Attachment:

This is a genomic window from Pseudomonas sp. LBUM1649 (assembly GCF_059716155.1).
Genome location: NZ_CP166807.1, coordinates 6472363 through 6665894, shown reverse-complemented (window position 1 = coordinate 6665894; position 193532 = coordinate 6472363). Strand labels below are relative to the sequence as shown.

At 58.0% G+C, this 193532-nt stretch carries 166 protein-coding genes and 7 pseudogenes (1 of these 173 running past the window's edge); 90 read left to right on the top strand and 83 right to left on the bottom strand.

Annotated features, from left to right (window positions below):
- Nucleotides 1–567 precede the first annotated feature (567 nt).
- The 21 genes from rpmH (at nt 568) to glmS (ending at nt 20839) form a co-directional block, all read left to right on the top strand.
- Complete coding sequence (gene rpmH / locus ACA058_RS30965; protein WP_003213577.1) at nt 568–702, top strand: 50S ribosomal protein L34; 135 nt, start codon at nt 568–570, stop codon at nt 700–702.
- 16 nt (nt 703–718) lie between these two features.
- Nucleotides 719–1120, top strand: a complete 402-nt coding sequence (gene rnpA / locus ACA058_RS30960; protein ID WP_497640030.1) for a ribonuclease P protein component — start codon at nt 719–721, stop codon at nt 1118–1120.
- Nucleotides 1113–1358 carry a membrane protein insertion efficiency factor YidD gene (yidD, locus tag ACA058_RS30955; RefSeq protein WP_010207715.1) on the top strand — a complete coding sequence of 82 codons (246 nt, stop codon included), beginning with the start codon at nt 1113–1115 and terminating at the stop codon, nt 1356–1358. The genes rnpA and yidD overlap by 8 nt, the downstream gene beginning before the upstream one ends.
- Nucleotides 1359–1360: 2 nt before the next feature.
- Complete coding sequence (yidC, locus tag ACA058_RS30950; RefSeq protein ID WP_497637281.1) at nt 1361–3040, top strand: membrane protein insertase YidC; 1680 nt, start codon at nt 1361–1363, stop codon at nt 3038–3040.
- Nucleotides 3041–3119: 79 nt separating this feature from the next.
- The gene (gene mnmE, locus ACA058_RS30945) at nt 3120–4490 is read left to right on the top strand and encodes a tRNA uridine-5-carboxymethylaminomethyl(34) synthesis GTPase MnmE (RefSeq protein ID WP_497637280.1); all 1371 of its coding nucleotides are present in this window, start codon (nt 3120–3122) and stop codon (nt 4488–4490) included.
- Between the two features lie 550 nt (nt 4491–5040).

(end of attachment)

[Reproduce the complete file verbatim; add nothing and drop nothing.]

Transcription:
This is a genomic window from Pseudomonas sp. LBUM1649 (assembly GCF_059716155.1).
Genome location: NZ_CP166807.1, coordinates 6472363 through 6665894, shown reverse-complemented (window position 1 = coordinate 6665894; position 193532 = coordinate 6472363). Strand labels below are relative to the sequence as shown.

At 58.0% G+C, this 193532-nt stretch carries 166 protein-coding genes and 7 pseudogenes (1 of these 173 running past the window's edge); 90 read left to right on the top strand and 83 right to left on the bottom strand.

Annotated features, from left to right (window positions below):
- Nucleotides 1–567 precede the first annotated feature (567 nt).
- The 21 genes from rpmH (at nt 568) to glmS (ending at nt 20839) form a co-directional block, all read left to right on the top strand.
- Complete coding sequence (gene rpmH / locus ACA058_RS30965; protein WP_003213577.1) at nt 568–702, top strand: 50S ribosomal protein L34; 135 nt, start codon at nt 568–570, stop codon at nt 700–702.
- 16 nt (nt 703–718) lie between these two features.
- Nucleotides 719–1120, top strand: a complete 402-nt coding sequence (gene rnpA / locus ACA058_RS30960; protein ID WP_497640030.1) for a ribonuclease P protein component — start codon at nt 719–721, stop codon at nt 1118–1120.
- Nucleotides 1113–1358 carry a membrane protein insertion efficiency factor YidD gene (yidD, locus tag ACA058_RS30955; RefSeq protein WP_010207715.1) on the top strand — a complete coding sequence of 82 codons (246 nt, stop codon included), beginning with the start codon at nt 1113–1115 and terminating at the stop codon, nt 1356–1358. The genes rnpA and yidD overlap by 8 nt, the downstream gene beginning before the upstream one ends.
- Nucleotides 1359–1360: 2 nt before the next feature.
- Complete coding sequence (yidC, locus tag ACA058_RS30950; RefSeq protein ID WP_497637281.1) at nt 1361–3040, top strand: membrane protein insertase YidC; 1680 nt, start codon at nt 1361–1363, stop codon at nt 3038–3040.
- Nucleotides 3041–3119: 79 nt separating this feature from the next.
- The gene (gene mnmE, locus ACA058_RS30945) at nt 3120–4490 is read left to right on the top strand and encodes a tRNA uridine-5-carboxymethylaminomethyl(34) synthesis GTPase MnmE (RefSeq protein ID WP_497637280.1); all 1371 of its coding nucleotides are present in this window, start codon (nt 3120–3122) and stop codon (nt 4488–4490) included.
- Between the two features lie 550 nt (nt 4491–5040).